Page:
Drivers now get to adjust how much braking power comes from the energy harvesting, alongside the more traditional adjustments of wheel-to-wheel brake bias.

The magic button is one way of mapping that brake bias. In this case, it moves the brake bias more toward the front of the car than you’d want for normal racing, and it also completely eliminates energy harvesting, so it’s a front-loaded, mechanical braking situation.

That, in turn, means the front brakes and tires stay within an optimal temperature window, even during safety car periods that would normally cool the brakes and tires. Press the magic button while following a safety car, and it’s almost like you never slowed down from speed.


You just need to make sure that particular setting is no longer active when you’re, y’know, attempting to turn into a corner. All that frontward brake bias means those brakes are just going to lock up if you hit them too hard, which is generally what’s asked of drivers when they approach a first turn.

Hence what happened in Baku. Hamilton somehow reactivated the magic button (honestly, with all those dials and buttons and knobs, I don’t know how this doesn’t happen more often) just before or during the restart. When he went into the first corner, instead of taking advantage of all that sweet, sweet brake heat, he cooked the discs and slid off the track. Not exactly the ideal situation for someone aiming to defend his championship.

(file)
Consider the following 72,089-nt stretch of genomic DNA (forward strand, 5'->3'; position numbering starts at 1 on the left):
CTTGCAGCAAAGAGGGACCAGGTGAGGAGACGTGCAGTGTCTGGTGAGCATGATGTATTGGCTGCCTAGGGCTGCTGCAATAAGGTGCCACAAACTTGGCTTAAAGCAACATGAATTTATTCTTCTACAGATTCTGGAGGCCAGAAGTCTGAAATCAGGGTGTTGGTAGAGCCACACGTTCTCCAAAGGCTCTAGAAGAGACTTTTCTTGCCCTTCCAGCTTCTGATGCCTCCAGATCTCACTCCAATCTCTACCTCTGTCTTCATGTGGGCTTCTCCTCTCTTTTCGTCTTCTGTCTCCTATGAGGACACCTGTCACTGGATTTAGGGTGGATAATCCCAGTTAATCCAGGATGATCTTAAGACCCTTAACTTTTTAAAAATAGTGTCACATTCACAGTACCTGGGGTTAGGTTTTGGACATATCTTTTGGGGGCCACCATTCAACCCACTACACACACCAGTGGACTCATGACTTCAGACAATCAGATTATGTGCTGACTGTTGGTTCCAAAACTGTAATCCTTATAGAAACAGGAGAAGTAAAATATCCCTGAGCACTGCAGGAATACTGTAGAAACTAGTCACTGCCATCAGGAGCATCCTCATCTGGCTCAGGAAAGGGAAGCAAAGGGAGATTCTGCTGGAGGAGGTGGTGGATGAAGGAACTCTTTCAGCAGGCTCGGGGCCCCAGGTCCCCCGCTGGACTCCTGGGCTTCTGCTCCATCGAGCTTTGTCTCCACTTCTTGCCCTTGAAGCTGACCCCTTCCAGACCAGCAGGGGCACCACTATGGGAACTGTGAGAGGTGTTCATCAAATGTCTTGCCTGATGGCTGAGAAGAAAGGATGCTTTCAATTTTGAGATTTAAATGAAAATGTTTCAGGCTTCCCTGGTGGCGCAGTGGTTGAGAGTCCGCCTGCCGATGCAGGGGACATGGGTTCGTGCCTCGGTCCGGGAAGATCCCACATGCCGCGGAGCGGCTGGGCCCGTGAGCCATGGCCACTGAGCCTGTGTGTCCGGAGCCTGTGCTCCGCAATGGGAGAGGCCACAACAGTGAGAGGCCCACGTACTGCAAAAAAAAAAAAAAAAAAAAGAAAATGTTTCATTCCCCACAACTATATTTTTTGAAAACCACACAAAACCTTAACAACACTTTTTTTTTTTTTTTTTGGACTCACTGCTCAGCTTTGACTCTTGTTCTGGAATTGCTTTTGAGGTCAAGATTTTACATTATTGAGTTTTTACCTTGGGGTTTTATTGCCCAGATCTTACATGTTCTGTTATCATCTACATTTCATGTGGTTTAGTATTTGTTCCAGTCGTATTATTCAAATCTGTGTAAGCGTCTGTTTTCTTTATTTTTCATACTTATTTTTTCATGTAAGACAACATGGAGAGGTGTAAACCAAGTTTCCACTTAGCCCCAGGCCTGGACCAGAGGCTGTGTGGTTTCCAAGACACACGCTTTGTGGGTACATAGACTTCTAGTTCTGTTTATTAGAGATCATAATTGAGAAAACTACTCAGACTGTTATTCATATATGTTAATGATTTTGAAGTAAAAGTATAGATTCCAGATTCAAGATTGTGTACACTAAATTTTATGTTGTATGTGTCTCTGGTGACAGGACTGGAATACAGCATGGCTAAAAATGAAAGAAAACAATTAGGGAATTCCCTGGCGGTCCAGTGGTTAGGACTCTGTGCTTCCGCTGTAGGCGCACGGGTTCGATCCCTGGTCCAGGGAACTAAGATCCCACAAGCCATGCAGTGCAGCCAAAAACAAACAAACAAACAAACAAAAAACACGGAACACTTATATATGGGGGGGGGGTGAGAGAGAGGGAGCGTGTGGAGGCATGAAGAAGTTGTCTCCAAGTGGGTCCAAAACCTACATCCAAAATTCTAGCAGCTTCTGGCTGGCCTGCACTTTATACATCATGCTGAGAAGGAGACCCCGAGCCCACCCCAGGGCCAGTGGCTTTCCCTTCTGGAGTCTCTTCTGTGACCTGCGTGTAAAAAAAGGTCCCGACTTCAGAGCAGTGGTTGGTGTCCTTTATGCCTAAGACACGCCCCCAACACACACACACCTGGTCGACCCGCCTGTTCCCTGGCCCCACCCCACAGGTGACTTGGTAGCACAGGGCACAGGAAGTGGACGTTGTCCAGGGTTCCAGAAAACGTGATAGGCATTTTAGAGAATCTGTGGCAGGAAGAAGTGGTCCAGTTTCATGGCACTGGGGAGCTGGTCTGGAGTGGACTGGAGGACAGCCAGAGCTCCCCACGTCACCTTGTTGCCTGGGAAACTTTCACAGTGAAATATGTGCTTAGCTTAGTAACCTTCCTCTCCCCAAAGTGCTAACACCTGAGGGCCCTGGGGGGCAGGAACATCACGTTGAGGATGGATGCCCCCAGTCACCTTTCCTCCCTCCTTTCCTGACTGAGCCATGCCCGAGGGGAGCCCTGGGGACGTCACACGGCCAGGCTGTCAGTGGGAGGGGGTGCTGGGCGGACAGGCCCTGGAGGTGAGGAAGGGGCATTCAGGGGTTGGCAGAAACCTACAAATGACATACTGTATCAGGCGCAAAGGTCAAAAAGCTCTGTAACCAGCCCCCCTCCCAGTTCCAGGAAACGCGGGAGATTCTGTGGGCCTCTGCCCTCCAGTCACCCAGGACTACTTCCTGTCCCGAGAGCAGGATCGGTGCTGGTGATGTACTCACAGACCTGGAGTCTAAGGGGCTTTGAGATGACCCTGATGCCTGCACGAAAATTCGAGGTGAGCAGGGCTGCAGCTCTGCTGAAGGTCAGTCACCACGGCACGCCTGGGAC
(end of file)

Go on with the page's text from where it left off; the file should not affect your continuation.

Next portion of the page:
And that’s also why you’ll see the Mercedes team get shockingly good starts. They have a very ideal combination of settings that allows Hamilton and Valtteri Bottas to shoot ahead of the pack during some of the most crucial milliseconds of a race.

That magic button is also legal, by the way. Drivers adjust brake bias and energy storing at just about every corner of every race track. That’s part of what makes F1 racing so fun and so technical. Implementing a specific button to press that changes the brake bias is totally fine. It just might come with some unintended consequences.